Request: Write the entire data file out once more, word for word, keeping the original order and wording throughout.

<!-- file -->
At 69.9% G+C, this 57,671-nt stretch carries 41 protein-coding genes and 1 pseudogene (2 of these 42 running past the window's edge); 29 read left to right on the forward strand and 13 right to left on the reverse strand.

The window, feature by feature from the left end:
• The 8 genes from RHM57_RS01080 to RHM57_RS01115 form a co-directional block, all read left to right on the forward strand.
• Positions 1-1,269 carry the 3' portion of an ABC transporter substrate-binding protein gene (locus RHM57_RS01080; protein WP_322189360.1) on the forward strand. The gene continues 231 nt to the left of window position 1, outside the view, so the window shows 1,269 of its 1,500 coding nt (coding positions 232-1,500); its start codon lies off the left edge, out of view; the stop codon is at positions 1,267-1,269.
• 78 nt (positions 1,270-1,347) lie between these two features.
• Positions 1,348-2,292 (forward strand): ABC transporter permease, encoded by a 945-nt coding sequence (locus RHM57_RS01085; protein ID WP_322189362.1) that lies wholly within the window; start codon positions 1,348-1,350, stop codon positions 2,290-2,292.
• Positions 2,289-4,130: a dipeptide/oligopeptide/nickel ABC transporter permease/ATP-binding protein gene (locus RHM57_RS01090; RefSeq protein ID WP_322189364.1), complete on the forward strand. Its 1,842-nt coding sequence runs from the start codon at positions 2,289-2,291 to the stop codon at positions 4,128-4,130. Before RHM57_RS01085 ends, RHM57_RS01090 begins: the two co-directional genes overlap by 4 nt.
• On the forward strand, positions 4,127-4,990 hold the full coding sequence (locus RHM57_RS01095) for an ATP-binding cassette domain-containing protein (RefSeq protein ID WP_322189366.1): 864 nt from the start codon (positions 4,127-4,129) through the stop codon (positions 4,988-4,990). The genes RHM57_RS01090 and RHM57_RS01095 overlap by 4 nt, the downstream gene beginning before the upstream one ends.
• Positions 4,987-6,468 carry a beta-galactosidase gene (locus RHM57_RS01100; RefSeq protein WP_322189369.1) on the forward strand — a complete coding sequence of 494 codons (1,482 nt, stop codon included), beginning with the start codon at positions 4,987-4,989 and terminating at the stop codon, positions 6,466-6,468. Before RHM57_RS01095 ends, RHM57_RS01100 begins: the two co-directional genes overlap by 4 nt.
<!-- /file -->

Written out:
At 69.9% G+C, this 57,671-nt stretch carries 41 protein-coding genes and 1 pseudogene (2 of these 42 running past the window's edge); 29 read left to right on the forward strand and 13 right to left on the reverse strand.

The window, feature by feature from the left end:
• The 8 genes from RHM57_RS01080 to RHM57_RS01115 form a co-directional block, all read left to right on the forward strand.
• Positions 1-1,269 carry the 3' portion of an ABC transporter substrate-binding protein gene (locus RHM57_RS01080; protein WP_322189360.1) on the forward strand. The gene continues 231 nt to the left of window position 1, outside the view, so the window shows 1,269 of its 1,500 coding nt (coding positions 232-1,500); its start codon lies off the left edge, out of view; the stop codon is at positions 1,267-1,269.
• 78 nt (positions 1,270-1,347) lie between these two features.
• Positions 1,348-2,292 (forward strand): ABC transporter permease, encoded by a 945-nt coding sequence (locus RHM57_RS01085; protein ID WP_322189362.1) that lies wholly within the window; start codon positions 1,348-1,350, stop codon positions 2,290-2,292.
• Positions 2,289-4,130: a dipeptide/oligopeptide/nickel ABC transporter permease/ATP-binding protein gene (locus RHM57_RS01090; RefSeq protein ID WP_322189364.1), complete on the forward strand. Its 1,842-nt coding sequence runs from the start codon at positions 2,289-2,291 to the stop codon at positions 4,128-4,130. Before RHM57_RS01085 ends, RHM57_RS01090 begins: the two co-directional genes overlap by 4 nt.
• On the forward strand, positions 4,127-4,990 hold the full coding sequence (locus RHM57_RS01095) for an ATP-binding cassette domain-containing protein (RefSeq protein ID WP_322189366.1): 864 nt from the start codon (positions 4,127-4,129) through the stop codon (positions 4,988-4,990). The genes RHM57_RS01090 and RHM57_RS01095 overlap by 4 nt, the downstream gene beginning before the upstream one ends.
• Positions 4,987-6,468 carry a beta-galactosidase gene (locus RHM57_RS01100; RefSeq protein WP_322189369.1) on the forward strand — a complete coding sequence of 494 codons (1,482 nt, stop codon included), beginning with the start codon at positions 4,987-4,989 and terminating at the stop codon, positions 6,466-6,468. Before RHM57_RS01095 ends, RHM57_RS01100 begins: the two co-directional genes overlap by 4 nt.